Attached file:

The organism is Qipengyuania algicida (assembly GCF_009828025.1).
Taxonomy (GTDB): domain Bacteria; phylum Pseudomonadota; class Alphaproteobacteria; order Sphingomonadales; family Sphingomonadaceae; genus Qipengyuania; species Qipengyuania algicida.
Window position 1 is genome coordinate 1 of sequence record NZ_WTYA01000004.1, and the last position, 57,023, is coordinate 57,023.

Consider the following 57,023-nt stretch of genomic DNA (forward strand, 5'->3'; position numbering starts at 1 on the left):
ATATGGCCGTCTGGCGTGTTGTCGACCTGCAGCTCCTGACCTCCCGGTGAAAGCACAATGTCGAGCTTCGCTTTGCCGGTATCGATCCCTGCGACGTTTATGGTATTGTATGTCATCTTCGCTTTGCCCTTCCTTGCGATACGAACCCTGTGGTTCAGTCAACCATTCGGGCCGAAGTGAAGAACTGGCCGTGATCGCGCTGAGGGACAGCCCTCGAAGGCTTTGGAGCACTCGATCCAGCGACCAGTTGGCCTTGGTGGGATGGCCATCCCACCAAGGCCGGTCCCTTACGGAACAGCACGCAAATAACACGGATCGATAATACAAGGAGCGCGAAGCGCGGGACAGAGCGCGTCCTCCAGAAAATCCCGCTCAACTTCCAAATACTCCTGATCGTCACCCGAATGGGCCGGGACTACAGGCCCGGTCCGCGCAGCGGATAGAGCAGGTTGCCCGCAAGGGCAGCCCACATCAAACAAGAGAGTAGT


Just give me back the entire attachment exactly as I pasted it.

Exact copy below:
The organism is Qipengyuania algicida (assembly GCF_009828025.1).
Taxonomy (GTDB): domain Bacteria; phylum Pseudomonadota; class Alphaproteobacteria; order Sphingomonadales; family Sphingomonadaceae; genus Qipengyuania; species Qipengyuania algicida.
Window position 1 is genome coordinate 1 of sequence record NZ_WTYA01000004.1, and the last position, 57,023, is coordinate 57,023.

Consider the following 57,023-nt stretch of genomic DNA (forward strand, 5'->3'; position numbering starts at 1 on the left):
ATATGGCCGTCTGGCGTGTTGTCGACCTGCAGCTCCTGACCTCCCGGTGAAAGCACAATGTCGAGCTTCGCTTTGCCGGTATCGATCCCTGCGACGTTTATGGTATTGTATGTCATCTTCGCTTTGCCCTTCCTTGCGATACGAACCCTGTGGTTCAGTCAACCATTCGGGCCGAAGTGAAGAACTGGCCGTGATCGCGCTGAGGGACAGCCCTCGAAGGCTTTGGAGCACTCGATCCAGCGACCAGTTGGCCTTGGTGGGATGGCCATCCCACCAAGGCCGGTCCCTTACGGAACAGCACGCAAATAACACGGATCGATAATACAAGGAGCGCGAAGCGCGGGACAGAGCGCGTCCTCCAGAAAATCCCGCTCAACTTCCAAATACTCCTGATCGTCACCCGAATGGGCCGGGACTACAGGCCCGGTCCGCGCAGCGGATAGAGCAGGTTGCCCGCAAGGGCAGCCCACATCAAACAAGAGAGTAGT